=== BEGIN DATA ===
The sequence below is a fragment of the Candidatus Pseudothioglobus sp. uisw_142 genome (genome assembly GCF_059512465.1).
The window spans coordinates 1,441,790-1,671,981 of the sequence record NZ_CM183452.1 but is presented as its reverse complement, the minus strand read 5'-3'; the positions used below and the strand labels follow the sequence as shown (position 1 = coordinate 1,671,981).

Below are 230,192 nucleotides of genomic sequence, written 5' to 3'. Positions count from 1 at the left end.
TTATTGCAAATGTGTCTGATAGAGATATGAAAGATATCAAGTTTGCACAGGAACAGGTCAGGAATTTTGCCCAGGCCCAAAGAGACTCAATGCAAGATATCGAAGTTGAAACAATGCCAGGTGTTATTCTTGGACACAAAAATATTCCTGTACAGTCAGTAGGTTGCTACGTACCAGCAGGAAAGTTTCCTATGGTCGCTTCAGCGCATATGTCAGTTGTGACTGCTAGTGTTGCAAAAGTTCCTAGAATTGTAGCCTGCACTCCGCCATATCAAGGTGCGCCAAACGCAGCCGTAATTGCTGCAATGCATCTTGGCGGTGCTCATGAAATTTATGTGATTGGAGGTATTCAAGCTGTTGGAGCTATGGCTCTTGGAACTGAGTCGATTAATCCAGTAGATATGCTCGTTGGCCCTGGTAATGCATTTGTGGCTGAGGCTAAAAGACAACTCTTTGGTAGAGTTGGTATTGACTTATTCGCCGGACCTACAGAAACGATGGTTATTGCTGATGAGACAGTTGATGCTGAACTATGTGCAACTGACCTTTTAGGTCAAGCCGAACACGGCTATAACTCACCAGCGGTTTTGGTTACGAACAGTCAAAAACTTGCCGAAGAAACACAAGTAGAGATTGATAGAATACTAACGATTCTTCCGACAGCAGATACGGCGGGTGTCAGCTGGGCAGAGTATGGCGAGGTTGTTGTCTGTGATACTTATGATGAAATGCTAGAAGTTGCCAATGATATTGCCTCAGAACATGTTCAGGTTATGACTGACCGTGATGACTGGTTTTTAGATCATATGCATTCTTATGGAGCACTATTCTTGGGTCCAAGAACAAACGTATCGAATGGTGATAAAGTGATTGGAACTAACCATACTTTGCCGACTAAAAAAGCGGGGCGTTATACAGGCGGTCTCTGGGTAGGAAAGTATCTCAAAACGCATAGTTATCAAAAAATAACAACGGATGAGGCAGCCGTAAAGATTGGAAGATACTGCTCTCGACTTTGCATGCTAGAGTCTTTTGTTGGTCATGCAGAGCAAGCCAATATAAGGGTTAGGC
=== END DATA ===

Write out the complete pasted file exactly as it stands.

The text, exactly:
The sequence below is a fragment of the Candidatus Pseudothioglobus sp. uisw_142 genome (genome assembly GCF_059512465.1).
The window spans coordinates 1,441,790-1,671,981 of the sequence record NZ_CM183452.1 but is presented as its reverse complement, the minus strand read 5'-3'; the positions used below and the strand labels follow the sequence as shown (position 1 = coordinate 1,671,981).

Below are 230,192 nucleotides of genomic sequence, written 5' to 3'. Positions count from 1 at the left end.
TTATTGCAAATGTGTCTGATAGAGATATGAAAGATATCAAGTTTGCACAGGAACAGGTCAGGAATTTTGCCCAGGCCCAAAGAGACTCAATGCAAGATATCGAAGTTGAAACAATGCCAGGTGTTATTCTTGGACACAAAAATATTCCTGTACAGTCAGTAGGTTGCTACGTACCAGCAGGAAAGTTTCCTATGGTCGCTTCAGCGCATATGTCAGTTGTGACTGCTAGTGTTGCAAAAGTTCCTAGAATTGTAGCCTGCACTCCGCCATATCAAGGTGCGCCAAACGCAGCCGTAATTGCTGCAATGCATCTTGGCGGTGCTCATGAAATTTATGTGATTGGAGGTATTCAAGCTGTTGGAGCTATGGCTCTTGGAACTGAGTCGATTAATCCAGTAGATATGCTCGTTGGCCCTGGTAATGCATTTGTGGCTGAGGCTAAAAGACAACTCTTTGGTAGAGTTGGTATTGACTTATTCGCCGGACCTACAGAAACGATGGTTATTGCTGATGAGACAGTTGATGCTGAACTATGTGCAACTGACCTTTTAGGTCAAGCCGAACACGGCTATAACTCACCAGCGGTTTTGGTTACGAACAGTCAAAAACTTGCCGAAGAAACACAAGTAGAGATTGATAGAATACTAACGATTCTTCCGACAGCAGATACGGCGGGTGTCAGCTGGGCAGAGTATGGCGAGGTTGTTGTCTGTGATACTTATGATGAAATGCTAGAAGTTGCCAATGATATTGCCTCAGAACATGTTCAGGTTATGACTGACCGTGATGACTGGTTTTTAGATCATATGCATTCTTATGGAGCACTATTCTTGGGTCCAAGAACAAACGTATCGAATGGTGATAAAGTGATTGGAACTAACCATACTTTGCCGACTAAAAAAGCGGGGCGTTATACAGGCGGTCTCTGGGTAGGAAAGTATCTCAAAACGCATAGTTATCAAAAAATAACAACGGATGAGGCAGCCGTAAAGATTGGAAGATACTGCTCTCGACTTTGCATGCTAGAGTCTTTTGTTGGTCATGCAGAGCAAGCCAATATAAGGGTTAGGC